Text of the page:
The Power of Money

Budgeting, planning and saving seems boring but for many this is the only way forward. Solid foundations will hold you when the storms come in and without this everything can be washed away.

Over the last few weeks I have been privileged to work with, or talk to, a variety of people from young children through to musicians and animators.

The one thing that was clear in all the discussions was the power of money, and the importance of engaging with it in the right way. In this blog I want to consider three case studies.

The 5 Year Old

The start of June is referred to as ‘money week’; a chance for schools to focus resources on educating children to engage with money in the right way at an early age.

My focus was on teaching the basics; beginning with pocket money to exploring whether the children were savers or spenders. I also talked about how what they might save for now will change as they get older – from sweets to a house!

In fifteen minutes this is a lot for any 5 year old to understand but one child stood out. When we talked about pocket money he doesn’t receive any (this wasn’t unusual in the group I was with) but he was saving for his favourite football team’s football kit.

Without pocket money he had to think about how to get money and then save. He did jobs for his parents and saved money he was given and so far he had saved over £100. He wasn’t sure how much he needed but it is a lesson for all of us in an age of instant gratification. Working and saving for what we want often gives greater satisfaction than instant gratification and that comes from a five year old!

The corner shop

X-Factor paints a distorted view of ‘success’ in music. The music industry paints a picture that ‘success’ is measured by fame and money. However, for some it is about entering an industry where people want to build a long term sustainable career. This doesn’t mean the artist lacks ambition but like many of us they want to work and earn a good living (and enjoy what they do!)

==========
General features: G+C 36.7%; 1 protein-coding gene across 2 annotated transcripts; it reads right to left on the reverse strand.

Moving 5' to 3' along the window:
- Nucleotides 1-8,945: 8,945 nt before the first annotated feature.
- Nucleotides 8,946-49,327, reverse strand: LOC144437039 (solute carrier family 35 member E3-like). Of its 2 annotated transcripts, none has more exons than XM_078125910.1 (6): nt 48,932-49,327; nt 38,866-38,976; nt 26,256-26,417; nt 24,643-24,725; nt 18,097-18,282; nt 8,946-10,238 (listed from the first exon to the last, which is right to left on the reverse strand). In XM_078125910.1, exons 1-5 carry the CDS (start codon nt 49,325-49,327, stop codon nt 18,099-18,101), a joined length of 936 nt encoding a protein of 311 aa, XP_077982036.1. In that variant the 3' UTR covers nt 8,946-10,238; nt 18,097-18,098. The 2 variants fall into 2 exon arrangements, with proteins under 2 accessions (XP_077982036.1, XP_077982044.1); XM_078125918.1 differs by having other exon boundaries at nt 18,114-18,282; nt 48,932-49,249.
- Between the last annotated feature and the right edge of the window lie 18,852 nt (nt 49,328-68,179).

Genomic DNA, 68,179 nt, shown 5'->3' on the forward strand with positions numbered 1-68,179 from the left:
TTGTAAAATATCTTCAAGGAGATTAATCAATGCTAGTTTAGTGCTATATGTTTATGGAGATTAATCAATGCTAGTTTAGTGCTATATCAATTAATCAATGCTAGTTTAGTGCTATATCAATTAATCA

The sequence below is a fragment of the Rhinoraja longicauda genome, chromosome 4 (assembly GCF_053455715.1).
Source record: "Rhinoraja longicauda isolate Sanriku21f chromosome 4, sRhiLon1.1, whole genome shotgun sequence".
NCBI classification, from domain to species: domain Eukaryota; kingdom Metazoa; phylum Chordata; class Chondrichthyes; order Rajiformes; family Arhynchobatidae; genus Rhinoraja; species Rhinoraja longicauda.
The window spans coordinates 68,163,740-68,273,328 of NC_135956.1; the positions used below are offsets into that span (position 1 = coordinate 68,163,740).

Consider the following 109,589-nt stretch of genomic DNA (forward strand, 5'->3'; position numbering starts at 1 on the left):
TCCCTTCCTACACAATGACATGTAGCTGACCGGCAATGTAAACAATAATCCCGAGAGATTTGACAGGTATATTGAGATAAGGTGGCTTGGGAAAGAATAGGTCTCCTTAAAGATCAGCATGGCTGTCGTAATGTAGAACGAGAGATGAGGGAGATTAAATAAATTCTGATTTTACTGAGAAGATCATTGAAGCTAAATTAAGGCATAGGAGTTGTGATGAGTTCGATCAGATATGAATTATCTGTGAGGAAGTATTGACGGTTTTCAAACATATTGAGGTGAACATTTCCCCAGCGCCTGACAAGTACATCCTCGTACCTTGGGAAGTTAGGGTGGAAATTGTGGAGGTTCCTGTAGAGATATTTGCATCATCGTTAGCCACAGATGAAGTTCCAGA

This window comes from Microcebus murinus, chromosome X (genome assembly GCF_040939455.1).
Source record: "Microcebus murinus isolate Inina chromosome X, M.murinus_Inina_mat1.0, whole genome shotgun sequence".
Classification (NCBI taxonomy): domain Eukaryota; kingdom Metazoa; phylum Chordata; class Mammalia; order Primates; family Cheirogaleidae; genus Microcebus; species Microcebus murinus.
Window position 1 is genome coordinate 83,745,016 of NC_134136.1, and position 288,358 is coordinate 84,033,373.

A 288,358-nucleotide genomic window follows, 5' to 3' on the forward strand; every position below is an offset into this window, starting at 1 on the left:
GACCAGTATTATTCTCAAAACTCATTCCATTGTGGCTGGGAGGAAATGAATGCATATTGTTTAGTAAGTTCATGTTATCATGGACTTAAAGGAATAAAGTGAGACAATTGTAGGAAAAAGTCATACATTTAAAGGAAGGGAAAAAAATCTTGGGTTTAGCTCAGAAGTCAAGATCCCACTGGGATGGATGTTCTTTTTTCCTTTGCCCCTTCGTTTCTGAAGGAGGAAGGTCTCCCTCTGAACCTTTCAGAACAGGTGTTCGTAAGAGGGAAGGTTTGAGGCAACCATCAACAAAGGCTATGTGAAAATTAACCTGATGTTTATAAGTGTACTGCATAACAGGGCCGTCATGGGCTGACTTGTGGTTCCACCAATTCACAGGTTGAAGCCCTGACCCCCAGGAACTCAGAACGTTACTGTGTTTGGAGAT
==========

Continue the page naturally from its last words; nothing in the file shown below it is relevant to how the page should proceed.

We spoke to Jo Harman, a successful singer / songwriter, who runs her career with her manager as a business. One of the most striking things about the interview was how she measured success. During her career she has had the opportunities to work with big labels but she has carved her own way.

For Jo the measure of success is happiness, her ethos is that if you are making great albums and a good living then that is a good measure of success.

Clearly many artists chase the unattainable, but if you focus on the basics you can make a sustainable career and perhaps that is the magic formula when it comes to the music industry.

The animator

To be sitting apposite the creator of Morph seemed slightly surreal. Morph was a character I grew up with and is quintessentially British.

We spoke about many things but one thing we discussed was whether in the early days they had compromised what they were doing artistically (or even now). Peter Lord explained that he had an old fashioned view of money. Essentially if you didn’t have the money, you didn’t have it. It was an ethos that he brought into the company.

This meant two things; firstly the compromise they made was not to invest in sophisticated modelling equipment which may have been in part a factor in their success, and second was that the business almost closed because the money wasn’t there and they weren’t prepared to compromise their values over debt.

In an age of instant gratification this company continues to be run on old fashioned values, it means they are careful with the projects they embark on and how money is spent.

The power of money

From the five year old whose parents have taught him that if he wants something he has to save for it, to the music artist who runs her career as a business, and then the animator who retains old fashioned values there is something striking in what they are doing.

They are engaging with money in the right way, and we can learn valuable lessons from their examples.

Budgeting, planning and saving seems boring but for many this is the only way forward. Solid foundations will hold you when the storms come in and without this everything can be washed away.

In summary perhaps success is not about how much we have, but what we do with what we have.

NOTE: This is written in a personal capacity and reflects the view of the author. The post has been checked and approved to ensure that it is both accurate and not misleading. However, this is a blog and the reader should accept that by its very nature many of the points are subjective and opinions of the author. This is not a recommendation to buy any product or service including any share or fund mentioned. Individuals wishing to buy any product or service as a result of this blog must seek advice or carry out their own research before making any decision, the author will not be held liable for decisions made as a result of this blog (particularly where no advice has been sought). Investors should also note that past performance is not a guide to future performance and investments can fall as well as rise.

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